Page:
BC-US--Business News Preview, US


Associated Press

Posted on January 31, 2013 at 10:30 AM


Among the stories for Thursday from The Associated Press:



WASHINGTON — President Barack Obama's jobs council expires Thursday, removing a source of input from the business community just as fresh concerns emerge about the health of the economy. When Obama in January 2011 formed his Council on Jobs and Competitiveness, unemployment was hovering above 9 percent. Two years later, it's at 7.8 percent, with more than 12 million people out of work — a marked improvement, but one that both parties agree is not good enough. By Josh Lederman.


— OBAMA-ECONOMY — Just as President Barack Obama is pushing new initiatives on gun control and immigration, the gloomy old problem of a sluggish economy is elbowing its way back into prominence. AP photo.

— DEBT LIMIT — The Senate is poised to permit the government to borrow hundreds of billions of dollars to meet its obligations, putting off one Washington showdown even as others loom in coming weeks. AP photos.


NEW YORK — An early look at the new BlackBerry Z10, which runs Research in Motion's new operating system, BlackBerry 10. By Peter Svensson.

AP photos.





WASHINGTON — U.S. consumers increased their spending in December at a slower pace, while their income grew by the largest amount in eight years. Income surged because companies rushed to pay dividends before income taxes increased on high-earners. The Commerce Department says that consumer spending rose 0.2 percent last month. By Economics Writer Martin Crutsinger.


WASHINGTON — The number of Americans seeking unemployment aid rose sharply last week but remained at a level consistent with moderate hiring. The Labor Department says weekly applications for unemployment benefits leapt 38,000 to a seasonally adjusted 368,000. By Economics Writer Christopher S. Rugaber.


NEW YORK — Stocks are little changed after the government released new data on consumer spending and unemployment and some earnings reports disappointed investors.

— OIL PRICES — Oil prices are hovering near $98 a barrel, close to four-month highs, as traders waited for more economic indicators from the U.S.

— MORTGAGE RATES — The average U.S. rate on the 30-year fixed mortgage rose this week to its highest level in four months but remains low by historical standards.

Mortgage buyer Freddie Mac says the rate on the 30-year loan increased to 3.53 percent. That's up from 3.42 percent last week and the first time the rate has exceeded 3.50 percent since September.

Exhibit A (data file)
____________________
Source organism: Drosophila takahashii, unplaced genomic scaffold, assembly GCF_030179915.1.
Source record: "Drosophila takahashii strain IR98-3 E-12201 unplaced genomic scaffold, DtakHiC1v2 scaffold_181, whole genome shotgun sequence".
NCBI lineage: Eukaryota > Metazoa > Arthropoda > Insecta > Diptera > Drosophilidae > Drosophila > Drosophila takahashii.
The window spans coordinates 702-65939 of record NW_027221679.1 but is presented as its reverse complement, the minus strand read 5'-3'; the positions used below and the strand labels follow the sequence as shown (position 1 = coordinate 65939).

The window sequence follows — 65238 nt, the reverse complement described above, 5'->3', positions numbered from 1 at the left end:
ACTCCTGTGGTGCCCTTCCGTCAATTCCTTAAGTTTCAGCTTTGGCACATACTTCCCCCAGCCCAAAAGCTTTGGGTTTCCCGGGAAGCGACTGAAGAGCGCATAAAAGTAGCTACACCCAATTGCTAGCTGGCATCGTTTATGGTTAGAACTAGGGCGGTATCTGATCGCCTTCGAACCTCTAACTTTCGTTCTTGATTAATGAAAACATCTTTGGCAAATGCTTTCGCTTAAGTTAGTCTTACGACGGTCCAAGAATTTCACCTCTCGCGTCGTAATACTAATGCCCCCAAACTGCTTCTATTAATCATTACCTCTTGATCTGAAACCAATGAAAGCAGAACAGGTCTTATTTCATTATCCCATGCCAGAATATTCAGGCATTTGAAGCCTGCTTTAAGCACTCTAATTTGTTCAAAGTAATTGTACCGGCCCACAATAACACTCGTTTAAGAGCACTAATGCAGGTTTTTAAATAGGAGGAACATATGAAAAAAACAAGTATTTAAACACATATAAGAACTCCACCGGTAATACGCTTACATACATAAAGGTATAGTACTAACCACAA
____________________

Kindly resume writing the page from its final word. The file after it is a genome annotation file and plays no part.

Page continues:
UPS is reporting a fourth-quarter loss of $1.75 billion because of a $3 billion accounting charge for pension liabilities.


MasterCard says that its net income rebounded strongly in the fourth quarter as its overseas business continued to expand. By Business Writer Daniel Wagner.


MIDLAND, Mich. — Dow Chemical saw significant deterioration in key markets during the fourth quarter, particularly in China, and it posted a wider fourth-quarter loss.

— EARNS-AETNA — Aetna's fourth-quarter earnings sank 49 percent as the health insurer's medical costs climbed and it absorbed costs for litigation and the purchase of another insurer, among other expenses.

— EARNS-ALTRIA GROUP — Marlboro maker Altria Group's fourth-quarter profit rose about 32 percent as it commanded higher prices for cigarette and smokeless tobacco and expanded its industry-leading share of the U.S. market. By Tobacco Writer Michael Felberbaum.



NEW YORK — Hostess has picked a lead bidder for its famous Twinkies. The bankrupt company says that it has selected a joint offer from two investment firms — C. Dean Metropoulos & Co. and Apollo Global Management LLC — as the lead bid for its Twinkies and other snack cakes. By Food Industry Writer Candice Choi.


NEW YORK — Frito-Lay wants a bite of Taco Bell's popular Doritos Locos Tacos. The snack food giant plans to roll out its Doritos in a "Taco Bell" flavor as a limited-time product this spring, aiming to capitalize on the popularity of the Doritos-flavored tacos introduced by the fast-food chain last year. By Food Industry Writer Candice Choi.

— FOOD AND FARM-ETHANOL FROM SCRAPS — After decades of talk, the ethanol industry is building multimillion dollar refineries in several states that will use corn plant residue, wood scraps and even garbage to produce the fuel additive. AP photo.

— FISHING CRISIS — New England fishermen say their industry is facing ruin after regulators approved massive cuts in cod catch limits. AP photos.



TOKYO — Japan's All Nippon Airways is prepared to recoup from Boeing whatever damages it suffers from flight cancellations and other costs caused by the worldwide grounding of 787 jets, a senior executive says. By Business Writer Yuri Kageyama.

AP photos.


WASHINGTON — With thousands of civilian contractors remaining in Iraq and Afghanistan, Justice Department officials want Congress to resolve a legal issue they say obstructs efforts to prosecute any such workers who rape, kill or commit other serious crimes abroad. By Eric Tucker.

AP photo


CEDAR RAPIDS, Iowa — The founder of a brokerage who hid his theft of customer funds for 20 years is about to face the moment he always wanted to avoid: being sentenced to prison. A federal judge in Iowa will sentence Peregrine Financial Group chairman Russ Wasendorf Sr. on Thursday. Federal prosecutors are asking for the maximum 50-year prison term.